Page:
Lectures (Fall 2019):

  • Speaker: Bobbi Herzberg, Distinguished Senior Fellow, F. A. Hayek Program at the Mercatus Center at George Mason University

    Date: September 5, 2019

    Lecture 1: “Modern Mutual Aid in Welfare”
    Time: 12:30pm-1:45pm
    Location: Burruss Building 152

    Lecture 2: “Polycentric Models of Healthcare Provision”
    Time: 2:00pm-3:15pm
    Location: Burruss Building 152

    Bio: Bobbi Herzberg is a Distinguished Senior Fellow for the F. A. Hayek Program in Advanced Study in Philosophy, Politics, and Economics. Most recently, she served as assistant director of individual freedom & free markets at the John Templeton Foundation. She also held a faculty position in political science at Utah State University (USU), where she served as department head in political science and administrative director of The Institute of Political Economy. Dr. Herzberg served as president of the Public Choice Society from 2014-2016.

    Dr. Herzberg received her Ph.D. in political economy from Washington University in St. Louis. She writes and speaks regularly on public policy, public choice, institutional analysis, and the Bloomington School.

  • Speaker: Bryan Riley, Director, Free Trade Initiative, National Tax Payers Union Foundation

    Date: September 18, 2019

    Lecture: “The Impact of NAFTA and USMCA on Georgia”
    Time: 9:05am-9:55am
    Location: Burruss Building 152

    Bio: Bryan Riley is Director of NTU’s newly minted Free Trade Initiative.

    Bryan’s background includes years of research on the impact trade has on people in the United States. He has led grassroots campaigns in support of initiatives like the North American Free Trade Agreement (NAFTA) and in opposition to special-interest efforts to get the government to pick winners and losers in the U.S. economy.

    Bryan has been quoted in publications including the Washington Post, the New York Times, and the Wall Street Journal. He is also an in-demand speaker who travels the country explaining the benefits international trade and investment bring to Americans.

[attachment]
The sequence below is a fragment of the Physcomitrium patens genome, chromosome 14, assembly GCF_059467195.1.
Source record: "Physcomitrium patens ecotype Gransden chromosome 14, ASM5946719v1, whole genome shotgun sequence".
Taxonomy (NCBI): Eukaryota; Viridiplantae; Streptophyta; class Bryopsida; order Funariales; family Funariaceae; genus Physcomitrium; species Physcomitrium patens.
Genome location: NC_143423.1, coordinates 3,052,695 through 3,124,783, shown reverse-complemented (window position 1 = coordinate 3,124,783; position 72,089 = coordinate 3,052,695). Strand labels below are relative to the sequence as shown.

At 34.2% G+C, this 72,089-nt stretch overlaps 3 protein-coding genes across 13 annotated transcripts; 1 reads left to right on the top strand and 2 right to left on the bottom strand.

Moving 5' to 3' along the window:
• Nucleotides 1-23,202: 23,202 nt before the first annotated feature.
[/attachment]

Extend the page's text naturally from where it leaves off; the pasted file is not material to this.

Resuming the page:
Bryan Riley grew up in Manhattan, Kansas. He holds a bachelor’s degree in economics from Kansas State University and a master’s degree in economics from the University of Southern California.

    Bryan first came to Washington, DC as an NTU intern during the Reagan administration, and he continues to champion President Reagan’s pro-trade vision for America.

  • Speaker: Shane Sanders, Associate Professor of Sports Economics & Analytics, Syracuse University

    Date: October 9, 2018

    Lecture: “Around the World: Estimating Professional and College Basketball Player Win Values from LeBron to LaMelo”
    Time: 5:00pm-6:15pm
    Location: Burruss Building 151

    Bio: Sanders is presently Associate Editor of the Academy of Economics & Finance Journal. His research portfolio includes recent peer-reviewed journal articles in the Journal of Sport Economics, Economics Letters, Public Choice, Theory & Decision, European Journal of Political Economy, Mathematical Social Science, and Southern Economic Journal, among others. Sanders completed a PhD in economics (with field specializations in econometrics and applied game theory) from Kansas State University in 2007. In 2002, he completed a BA in economics with a minor in mathematics from Indiana University Bloomington (Summa Cum Laude, Phi Beta Kappa).

  • Speaker: Stergios Skaperdas, Professor of Economics, UC San Diego

    Date: October 11, 2019

    Lecture: “On the Legal and Institutional Foundations of Modern Economies”
    Time: 9:05am-9:55am
    Location: Burruss Building 152

    Bio: Stergios Skaperdas is Professor of Economics and holds the Clifford S. Heinz Chair (on the economics of peace) at the University of California, Irvine. In July 2016 he was appointed Director of the Center for Global Peace and Conflict Studies. He received a BA in Economics from Reed College and the MA and PhD degrees, also in Economics, from the Johns Hopkins University. His research examines circumstances in which individuals and groups can make a living not just by producing and trading but also by taking – appropriating – the production of others. With that basic trade-off between production and appropriation at its core, Skaperdas has developed a theoretical framework that allows the study of a variety of economic and political problems, including those of organized crime, the emergence of states and governance, civil wars and other forms of domestic conflict, as well as the effects of globalization in the presence of insecurity. His research has been published in a variety of economics and political science journals, including the American Economic Review, the American Political Science Review, Economic Journal, the Journal of Conflict Resolution, the Journal of Economic Theory, and the Journal of International Economics.

  • Speaker: Archibald Ritter, Distinguished Research Professor, Carleton University